Opposition to the idea that gender is what affects educational achievement these days comes from The American Association of University Women (AAUW). Their view is that economic, class, and race factors are cause of the education gap. But statistics indicate that young black women are twice as likely to go to college as young black men; and girls from poor neighborhoods do better academically than boys from the same neighborhood. It certainly looks like it’s gender rather than race or economics that is making the difference.

So Is It Their IQ?

You might be tempted to wonder secretly… are girls just smarter? No, not really. Men and women’s IQ test scores are nearly equal, with men scoring higher at the high and lower ends, representing more geniuses and as well as more mentally vulnerable students. Women do have an IQ testing advantage, apparently, which is similar to the girls’ classroom advantage.

IQ expert James Flynn says that women’s slight advantage has to do with being able to focus better in the testing situation. It’s the same in the classroom where girls can sit and listen better, but that doesn’t make them innately smarter. That’s exactly the problem Sommers identifies in her book about boys getting shortchanged in the classroom. Schools are not recognizing that boys learn better visually rather than auditorily, and that they also need adequate time to move around physically.

What’s Missing?

Rough-and-tumble play that boys love is defined by University of Minnesota professor Anthony Pellegrini, as behavior that includes “laughing, running, smiling, jumping, open-handed beating, wrestling, play fighting, chasing, and fleeing.”  From an early age boys like outdoor games with body contact, conflict, and clearly defined winners and losers.  In many schools these games are outlawed. Coaches at Central High School in Naperville, Illinois are to be “immediately fired” if they permit children to play dodgeball.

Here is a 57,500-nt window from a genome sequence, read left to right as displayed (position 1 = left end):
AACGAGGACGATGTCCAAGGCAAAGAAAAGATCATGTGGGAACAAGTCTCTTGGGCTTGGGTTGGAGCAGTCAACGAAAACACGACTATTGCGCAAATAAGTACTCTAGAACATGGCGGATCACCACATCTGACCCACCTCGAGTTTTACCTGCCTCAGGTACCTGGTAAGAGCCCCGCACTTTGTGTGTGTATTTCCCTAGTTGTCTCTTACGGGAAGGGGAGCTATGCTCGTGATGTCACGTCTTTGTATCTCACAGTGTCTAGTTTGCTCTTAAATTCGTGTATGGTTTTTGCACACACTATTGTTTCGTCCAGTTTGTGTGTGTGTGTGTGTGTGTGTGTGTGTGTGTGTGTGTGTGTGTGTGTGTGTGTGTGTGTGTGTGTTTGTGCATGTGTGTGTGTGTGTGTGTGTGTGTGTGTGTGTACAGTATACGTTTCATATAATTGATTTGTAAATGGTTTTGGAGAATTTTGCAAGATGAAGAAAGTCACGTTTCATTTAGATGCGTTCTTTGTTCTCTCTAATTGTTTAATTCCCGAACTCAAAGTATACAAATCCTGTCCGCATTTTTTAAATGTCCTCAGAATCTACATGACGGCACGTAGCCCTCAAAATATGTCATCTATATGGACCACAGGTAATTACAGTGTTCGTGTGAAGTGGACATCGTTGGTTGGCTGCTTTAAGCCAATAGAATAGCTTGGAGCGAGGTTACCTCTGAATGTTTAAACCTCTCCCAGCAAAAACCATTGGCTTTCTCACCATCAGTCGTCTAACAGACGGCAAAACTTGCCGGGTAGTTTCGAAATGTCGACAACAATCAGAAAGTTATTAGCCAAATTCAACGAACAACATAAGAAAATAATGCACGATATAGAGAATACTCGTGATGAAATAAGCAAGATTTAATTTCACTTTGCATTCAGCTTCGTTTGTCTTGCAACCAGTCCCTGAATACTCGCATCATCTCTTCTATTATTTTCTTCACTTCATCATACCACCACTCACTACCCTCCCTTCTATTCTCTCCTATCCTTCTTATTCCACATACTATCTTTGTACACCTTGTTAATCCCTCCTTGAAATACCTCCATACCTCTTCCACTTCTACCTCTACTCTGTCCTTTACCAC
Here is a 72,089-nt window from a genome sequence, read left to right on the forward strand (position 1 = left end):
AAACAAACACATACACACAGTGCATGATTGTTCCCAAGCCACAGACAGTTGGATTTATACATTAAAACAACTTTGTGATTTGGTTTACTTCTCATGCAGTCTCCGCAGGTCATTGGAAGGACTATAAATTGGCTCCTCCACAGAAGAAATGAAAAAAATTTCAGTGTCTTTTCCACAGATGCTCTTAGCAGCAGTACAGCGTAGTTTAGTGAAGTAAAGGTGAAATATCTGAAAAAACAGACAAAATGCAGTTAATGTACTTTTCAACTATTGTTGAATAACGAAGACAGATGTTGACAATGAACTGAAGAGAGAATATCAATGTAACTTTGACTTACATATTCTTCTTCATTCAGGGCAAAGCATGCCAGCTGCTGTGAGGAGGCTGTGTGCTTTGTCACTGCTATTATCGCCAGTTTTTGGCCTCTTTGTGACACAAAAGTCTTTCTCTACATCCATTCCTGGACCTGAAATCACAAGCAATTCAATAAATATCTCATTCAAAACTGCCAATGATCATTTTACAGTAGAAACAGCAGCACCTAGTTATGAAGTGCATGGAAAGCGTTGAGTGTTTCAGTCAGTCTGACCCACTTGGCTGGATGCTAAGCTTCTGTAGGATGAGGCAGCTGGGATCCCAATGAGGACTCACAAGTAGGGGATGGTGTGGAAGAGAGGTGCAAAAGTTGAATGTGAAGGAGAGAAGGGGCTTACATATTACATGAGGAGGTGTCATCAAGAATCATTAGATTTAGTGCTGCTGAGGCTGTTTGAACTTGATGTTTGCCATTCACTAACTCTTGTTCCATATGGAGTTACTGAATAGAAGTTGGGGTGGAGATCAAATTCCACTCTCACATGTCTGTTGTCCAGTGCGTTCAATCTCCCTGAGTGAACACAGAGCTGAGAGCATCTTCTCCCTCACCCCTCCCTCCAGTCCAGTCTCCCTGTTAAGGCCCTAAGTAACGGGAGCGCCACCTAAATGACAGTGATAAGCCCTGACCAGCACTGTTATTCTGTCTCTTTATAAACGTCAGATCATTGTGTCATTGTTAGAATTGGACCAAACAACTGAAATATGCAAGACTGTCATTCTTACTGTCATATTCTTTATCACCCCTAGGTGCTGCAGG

In addition, physical education has been cut nationwide and recess play times have been reduced in many schools, especially with the testing pressures of Common Core Standards. A Missouri principal put it this way, “We do take away a lot of opportunity to do things boys like. That is to be rowdy, run and jump and roll around. We don’t allow that.” When boys are not allowed to express the dramatic play themes they want to, it may affect their early language and literacy development. And it certainly affects their boredom with school in general.

On top of that, competition of any kind has practically been eradicated. There are no class rankings. Children are no longer separated into high, medium, and low groups. And awards are simply doled out to everyone just for showing up. Consequently, there is no room for the desire to strive, to prove oneself to a group of peers, and competitive learners lose out.

Legislation Hurts Too

A new and updated version of Title IX anti-discrimination in school sports legislation is being put into place in the academic realm. Over a billion dollars is committed by the Perkins Act to put more girls into nontraditional vocational and technical training. Critics of the effect of Title IX in sports programs say that athletic opportunities are taken away from male students and given to female students, despite the comparatively lower interest levels of those female students. This suggests that, in the future, opportunities may be taken away from male students and given to female students in the STEM subjects, regardless of interest level or skill. 

What do you think about new attitudes towards boys in the educational realm?

Tags : education   school   boys